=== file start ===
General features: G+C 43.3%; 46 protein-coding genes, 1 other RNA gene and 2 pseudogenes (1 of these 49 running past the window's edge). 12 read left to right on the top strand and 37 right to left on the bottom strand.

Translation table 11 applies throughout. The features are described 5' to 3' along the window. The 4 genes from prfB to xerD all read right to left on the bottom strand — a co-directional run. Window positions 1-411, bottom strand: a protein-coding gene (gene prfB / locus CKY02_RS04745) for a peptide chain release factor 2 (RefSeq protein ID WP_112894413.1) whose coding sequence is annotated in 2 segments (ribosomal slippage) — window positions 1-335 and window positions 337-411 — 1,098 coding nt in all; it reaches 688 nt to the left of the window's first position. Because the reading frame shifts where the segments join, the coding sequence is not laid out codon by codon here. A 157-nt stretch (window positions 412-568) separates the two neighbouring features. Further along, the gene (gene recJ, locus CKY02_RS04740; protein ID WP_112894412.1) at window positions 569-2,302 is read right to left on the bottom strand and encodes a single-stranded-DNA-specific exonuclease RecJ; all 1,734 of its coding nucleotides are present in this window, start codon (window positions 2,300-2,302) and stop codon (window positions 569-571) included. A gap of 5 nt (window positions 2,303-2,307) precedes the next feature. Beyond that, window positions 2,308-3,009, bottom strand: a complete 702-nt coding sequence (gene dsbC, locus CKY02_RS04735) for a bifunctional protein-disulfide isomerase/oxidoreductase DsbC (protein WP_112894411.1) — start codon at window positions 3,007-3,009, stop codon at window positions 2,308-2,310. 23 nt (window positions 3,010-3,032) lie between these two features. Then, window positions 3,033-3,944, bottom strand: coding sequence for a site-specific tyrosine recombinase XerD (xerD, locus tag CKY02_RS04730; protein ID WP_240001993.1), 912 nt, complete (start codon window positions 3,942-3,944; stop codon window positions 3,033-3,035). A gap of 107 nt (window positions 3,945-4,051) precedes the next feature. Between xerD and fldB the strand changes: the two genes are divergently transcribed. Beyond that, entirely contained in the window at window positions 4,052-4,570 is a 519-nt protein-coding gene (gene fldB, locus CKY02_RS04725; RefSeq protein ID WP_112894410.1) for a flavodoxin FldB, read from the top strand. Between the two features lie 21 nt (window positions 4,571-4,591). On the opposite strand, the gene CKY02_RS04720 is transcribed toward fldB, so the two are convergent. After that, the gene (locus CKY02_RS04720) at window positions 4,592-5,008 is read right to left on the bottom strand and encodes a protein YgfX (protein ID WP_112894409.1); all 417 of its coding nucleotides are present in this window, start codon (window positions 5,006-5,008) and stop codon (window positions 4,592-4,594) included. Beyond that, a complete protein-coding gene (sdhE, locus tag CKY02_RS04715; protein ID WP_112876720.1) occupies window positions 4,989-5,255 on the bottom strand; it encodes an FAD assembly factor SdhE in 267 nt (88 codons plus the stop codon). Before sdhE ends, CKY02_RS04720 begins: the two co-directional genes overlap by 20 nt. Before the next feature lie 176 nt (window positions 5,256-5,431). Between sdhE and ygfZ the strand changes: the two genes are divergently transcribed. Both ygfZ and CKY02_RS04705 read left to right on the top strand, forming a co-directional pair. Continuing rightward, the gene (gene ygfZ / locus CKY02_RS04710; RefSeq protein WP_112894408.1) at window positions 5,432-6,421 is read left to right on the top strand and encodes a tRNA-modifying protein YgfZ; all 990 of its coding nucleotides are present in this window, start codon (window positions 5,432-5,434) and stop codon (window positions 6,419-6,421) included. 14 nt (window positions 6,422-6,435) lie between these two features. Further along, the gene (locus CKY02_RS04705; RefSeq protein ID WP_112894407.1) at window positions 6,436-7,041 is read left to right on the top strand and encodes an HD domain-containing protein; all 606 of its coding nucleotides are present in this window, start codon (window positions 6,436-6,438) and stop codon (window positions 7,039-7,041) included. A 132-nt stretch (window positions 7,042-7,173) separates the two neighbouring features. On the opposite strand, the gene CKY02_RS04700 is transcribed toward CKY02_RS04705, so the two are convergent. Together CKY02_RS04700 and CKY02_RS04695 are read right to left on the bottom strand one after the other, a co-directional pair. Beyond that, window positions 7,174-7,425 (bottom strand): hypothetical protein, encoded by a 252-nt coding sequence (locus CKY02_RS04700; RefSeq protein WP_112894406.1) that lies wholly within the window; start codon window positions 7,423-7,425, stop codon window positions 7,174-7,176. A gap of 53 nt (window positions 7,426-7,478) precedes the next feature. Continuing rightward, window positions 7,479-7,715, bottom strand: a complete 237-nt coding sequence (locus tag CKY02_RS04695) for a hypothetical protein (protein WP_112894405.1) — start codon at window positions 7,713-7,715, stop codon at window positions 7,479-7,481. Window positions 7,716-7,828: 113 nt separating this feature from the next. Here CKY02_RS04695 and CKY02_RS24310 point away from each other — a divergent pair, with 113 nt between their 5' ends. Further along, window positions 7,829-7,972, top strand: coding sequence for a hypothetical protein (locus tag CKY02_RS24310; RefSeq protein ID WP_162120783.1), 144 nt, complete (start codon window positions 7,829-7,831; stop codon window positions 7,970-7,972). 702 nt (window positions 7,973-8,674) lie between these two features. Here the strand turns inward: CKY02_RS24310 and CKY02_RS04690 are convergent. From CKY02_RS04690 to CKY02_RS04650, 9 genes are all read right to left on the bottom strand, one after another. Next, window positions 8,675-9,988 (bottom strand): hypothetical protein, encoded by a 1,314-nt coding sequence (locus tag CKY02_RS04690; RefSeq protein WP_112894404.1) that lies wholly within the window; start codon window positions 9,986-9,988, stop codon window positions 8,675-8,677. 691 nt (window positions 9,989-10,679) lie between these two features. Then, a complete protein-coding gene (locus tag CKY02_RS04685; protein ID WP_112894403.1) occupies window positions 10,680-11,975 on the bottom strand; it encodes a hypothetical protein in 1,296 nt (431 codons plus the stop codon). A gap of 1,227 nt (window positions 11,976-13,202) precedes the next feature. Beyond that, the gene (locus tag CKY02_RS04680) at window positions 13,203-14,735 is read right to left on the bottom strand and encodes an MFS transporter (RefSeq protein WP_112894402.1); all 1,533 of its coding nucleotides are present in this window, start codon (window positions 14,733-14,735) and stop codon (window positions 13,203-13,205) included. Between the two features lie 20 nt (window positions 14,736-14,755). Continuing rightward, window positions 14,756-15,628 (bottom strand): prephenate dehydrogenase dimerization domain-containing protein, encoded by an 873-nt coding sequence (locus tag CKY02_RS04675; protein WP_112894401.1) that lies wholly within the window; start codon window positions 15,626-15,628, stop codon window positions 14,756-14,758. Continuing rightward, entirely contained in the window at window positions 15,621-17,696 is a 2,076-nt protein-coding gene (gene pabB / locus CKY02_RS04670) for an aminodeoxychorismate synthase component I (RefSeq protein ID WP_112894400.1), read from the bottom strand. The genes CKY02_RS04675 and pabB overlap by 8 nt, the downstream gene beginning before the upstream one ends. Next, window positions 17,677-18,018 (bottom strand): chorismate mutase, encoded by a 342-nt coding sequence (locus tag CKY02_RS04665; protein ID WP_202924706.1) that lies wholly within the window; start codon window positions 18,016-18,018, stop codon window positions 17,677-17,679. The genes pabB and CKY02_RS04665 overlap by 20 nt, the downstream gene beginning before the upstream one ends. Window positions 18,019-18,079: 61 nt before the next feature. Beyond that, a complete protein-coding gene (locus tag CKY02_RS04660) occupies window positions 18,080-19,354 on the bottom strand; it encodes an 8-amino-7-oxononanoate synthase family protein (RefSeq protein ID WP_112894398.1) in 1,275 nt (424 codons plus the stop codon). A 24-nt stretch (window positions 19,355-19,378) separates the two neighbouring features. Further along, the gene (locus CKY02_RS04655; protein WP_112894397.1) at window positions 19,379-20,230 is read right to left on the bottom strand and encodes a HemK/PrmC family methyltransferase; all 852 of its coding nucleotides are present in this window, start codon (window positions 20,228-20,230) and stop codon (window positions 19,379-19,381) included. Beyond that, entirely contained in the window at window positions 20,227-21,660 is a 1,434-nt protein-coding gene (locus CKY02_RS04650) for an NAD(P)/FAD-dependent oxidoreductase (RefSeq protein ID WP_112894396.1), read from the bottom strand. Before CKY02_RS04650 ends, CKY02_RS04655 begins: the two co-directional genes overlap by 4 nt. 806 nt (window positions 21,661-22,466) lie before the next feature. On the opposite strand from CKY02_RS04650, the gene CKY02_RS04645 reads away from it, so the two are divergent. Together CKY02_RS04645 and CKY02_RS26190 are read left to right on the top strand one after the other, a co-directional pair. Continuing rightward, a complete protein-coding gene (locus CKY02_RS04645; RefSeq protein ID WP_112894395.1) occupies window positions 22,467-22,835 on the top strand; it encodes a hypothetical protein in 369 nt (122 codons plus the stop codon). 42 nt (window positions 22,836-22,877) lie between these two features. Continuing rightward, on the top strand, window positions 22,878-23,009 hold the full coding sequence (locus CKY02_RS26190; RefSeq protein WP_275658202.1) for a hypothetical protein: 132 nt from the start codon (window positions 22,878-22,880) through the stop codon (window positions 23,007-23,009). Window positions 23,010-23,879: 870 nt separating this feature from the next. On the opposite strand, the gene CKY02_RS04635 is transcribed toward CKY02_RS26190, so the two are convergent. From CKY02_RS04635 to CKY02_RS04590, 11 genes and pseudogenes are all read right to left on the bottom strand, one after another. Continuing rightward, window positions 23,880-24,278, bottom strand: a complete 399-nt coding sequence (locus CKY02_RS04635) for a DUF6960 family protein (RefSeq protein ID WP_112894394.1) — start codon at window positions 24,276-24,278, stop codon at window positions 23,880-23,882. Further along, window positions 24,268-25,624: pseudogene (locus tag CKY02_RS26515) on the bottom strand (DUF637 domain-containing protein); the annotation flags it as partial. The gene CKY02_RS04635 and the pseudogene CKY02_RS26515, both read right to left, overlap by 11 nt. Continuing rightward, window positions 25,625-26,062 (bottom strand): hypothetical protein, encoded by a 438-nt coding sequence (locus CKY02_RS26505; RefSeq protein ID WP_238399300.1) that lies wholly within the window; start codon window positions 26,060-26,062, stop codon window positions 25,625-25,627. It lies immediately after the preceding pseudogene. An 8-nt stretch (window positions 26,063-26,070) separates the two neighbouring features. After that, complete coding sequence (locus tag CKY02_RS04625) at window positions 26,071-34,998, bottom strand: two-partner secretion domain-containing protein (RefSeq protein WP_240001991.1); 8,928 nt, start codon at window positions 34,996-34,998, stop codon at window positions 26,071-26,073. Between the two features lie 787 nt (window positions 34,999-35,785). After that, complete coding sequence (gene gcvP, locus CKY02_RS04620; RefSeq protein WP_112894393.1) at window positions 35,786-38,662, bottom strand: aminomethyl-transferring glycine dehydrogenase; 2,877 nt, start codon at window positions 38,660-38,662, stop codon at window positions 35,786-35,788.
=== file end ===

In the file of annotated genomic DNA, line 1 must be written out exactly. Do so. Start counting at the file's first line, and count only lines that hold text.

General features: G+C 43.3%; 46 protein-coding genes, 1 other RNA gene and 2 pseudogenes (1 of these 49 running past the window's edge). 12 read left to right on the top strand and 37 right to left on the bottom strand.